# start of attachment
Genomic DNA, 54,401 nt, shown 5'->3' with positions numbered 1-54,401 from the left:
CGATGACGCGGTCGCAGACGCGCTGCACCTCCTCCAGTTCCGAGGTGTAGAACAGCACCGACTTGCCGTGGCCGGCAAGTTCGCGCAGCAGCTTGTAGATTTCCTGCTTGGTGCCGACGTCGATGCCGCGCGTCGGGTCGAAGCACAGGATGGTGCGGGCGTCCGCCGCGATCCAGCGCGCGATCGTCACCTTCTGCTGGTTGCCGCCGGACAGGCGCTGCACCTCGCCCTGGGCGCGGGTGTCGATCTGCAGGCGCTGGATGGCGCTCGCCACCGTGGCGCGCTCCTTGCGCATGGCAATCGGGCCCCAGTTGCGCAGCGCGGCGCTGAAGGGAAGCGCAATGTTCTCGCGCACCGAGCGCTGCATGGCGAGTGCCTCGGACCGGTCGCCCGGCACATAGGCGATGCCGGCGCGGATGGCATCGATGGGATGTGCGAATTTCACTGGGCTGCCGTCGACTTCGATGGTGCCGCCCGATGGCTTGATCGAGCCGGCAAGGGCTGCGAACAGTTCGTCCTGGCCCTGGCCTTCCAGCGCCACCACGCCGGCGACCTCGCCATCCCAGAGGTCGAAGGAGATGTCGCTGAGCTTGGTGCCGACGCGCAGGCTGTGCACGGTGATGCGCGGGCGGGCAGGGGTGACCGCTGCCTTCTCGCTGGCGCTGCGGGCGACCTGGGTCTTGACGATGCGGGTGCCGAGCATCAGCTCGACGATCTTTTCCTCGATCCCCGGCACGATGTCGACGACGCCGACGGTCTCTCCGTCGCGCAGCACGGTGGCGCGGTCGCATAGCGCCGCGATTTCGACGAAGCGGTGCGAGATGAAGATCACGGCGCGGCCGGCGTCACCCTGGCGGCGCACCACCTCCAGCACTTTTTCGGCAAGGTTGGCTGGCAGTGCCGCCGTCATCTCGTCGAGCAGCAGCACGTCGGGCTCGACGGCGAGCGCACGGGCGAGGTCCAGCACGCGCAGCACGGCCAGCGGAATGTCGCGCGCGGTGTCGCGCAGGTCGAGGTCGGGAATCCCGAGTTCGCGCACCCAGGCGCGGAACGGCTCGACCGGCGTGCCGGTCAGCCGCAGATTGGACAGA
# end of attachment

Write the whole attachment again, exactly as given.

Genomic DNA, 54,401 nt, shown 5'->3' with positions numbered 1-54,401 from the left:
CGATGACGCGGTCGCAGACGCGCTGCACCTCCTCCAGTTCCGAGGTGTAGAACAGCACCGACTTGCCGTGGCCGGCAAGTTCGCGCAGCAGCTTGTAGATTTCCTGCTTGGTGCCGACGTCGATGCCGCGCGTCGGGTCGAAGCACAGGATGGTGCGGGCGTCCGCCGCGATCCAGCGCGCGATCGTCACCTTCTGCTGGTTGCCGCCGGACAGGCGCTGCACCTCGCCCTGGGCGCGGGTGTCGATCTGCAGGCGCTGGATGGCGCTCGCCACCGTGGCGCGCTCCTTGCGCATGGCAATCGGGCCCCAGTTGCGCAGCGCGGCGCTGAAGGGAAGCGCAATGTTCTCGCGCACCGAGCGCTGCATGGCGAGTGCCTCGGACCGGTCGCCCGGCACATAGGCGATGCCGGCGCGGATGGCATCGATGGGATGTGCGAATTTCACTGGGCTGCCGTCGACTTCGATGGTGCCGCCCGATGGCTTGATCGAGCCGGCAAGGGCTGCGAACAGTTCGTCCTGGCCCTGGCCTTCCAGCGCCACCACGCCGGCGACCTCGCCATCCCAGAGGTCGAAGGAGATGTCGCTGAGCTTGGTGCCGACGCGCAGGCTGTGCACGGTGATGCGCGGGCGGGCAGGGGTGACCGCTGCCTTCTCGCTGGCGCTGCGGGCGACCTGGGTCTTGACGATGCGGGTGCCGAGCATCAGCTCGACGATCTTTTCCTCGATCCCCGGCACGATGTCGACGACGCCGACGGTCTCTCCGTCGCGCAGCACGGTGGCGCGGTCGCATAGCGCCGCGATTTCGACGAAGCGGTGCGAGATGAAGATCACGGCGCGGCCGGCGTCACCCTGGCGGCGCACCACCTCCAGCACTTTTTCGGCAAGGTTGGCTGGCAGTGCCGCCGTCATCTCGTCGAGCAGCAGCACGTCGGGCTCGACGGCGAGCGCACGGGCGAGGTCCAGCACGCGCAGCACGGCCAGCGGAATGTCGCGCGCGGTGTCGCGCAGGTCGAGGTCGGGAATCCCGAGTTCGCGCACCCAGGCGCGGAACGGCTCGACCGGCGTGCCGGTCAGCCGCAGATTGGACAGA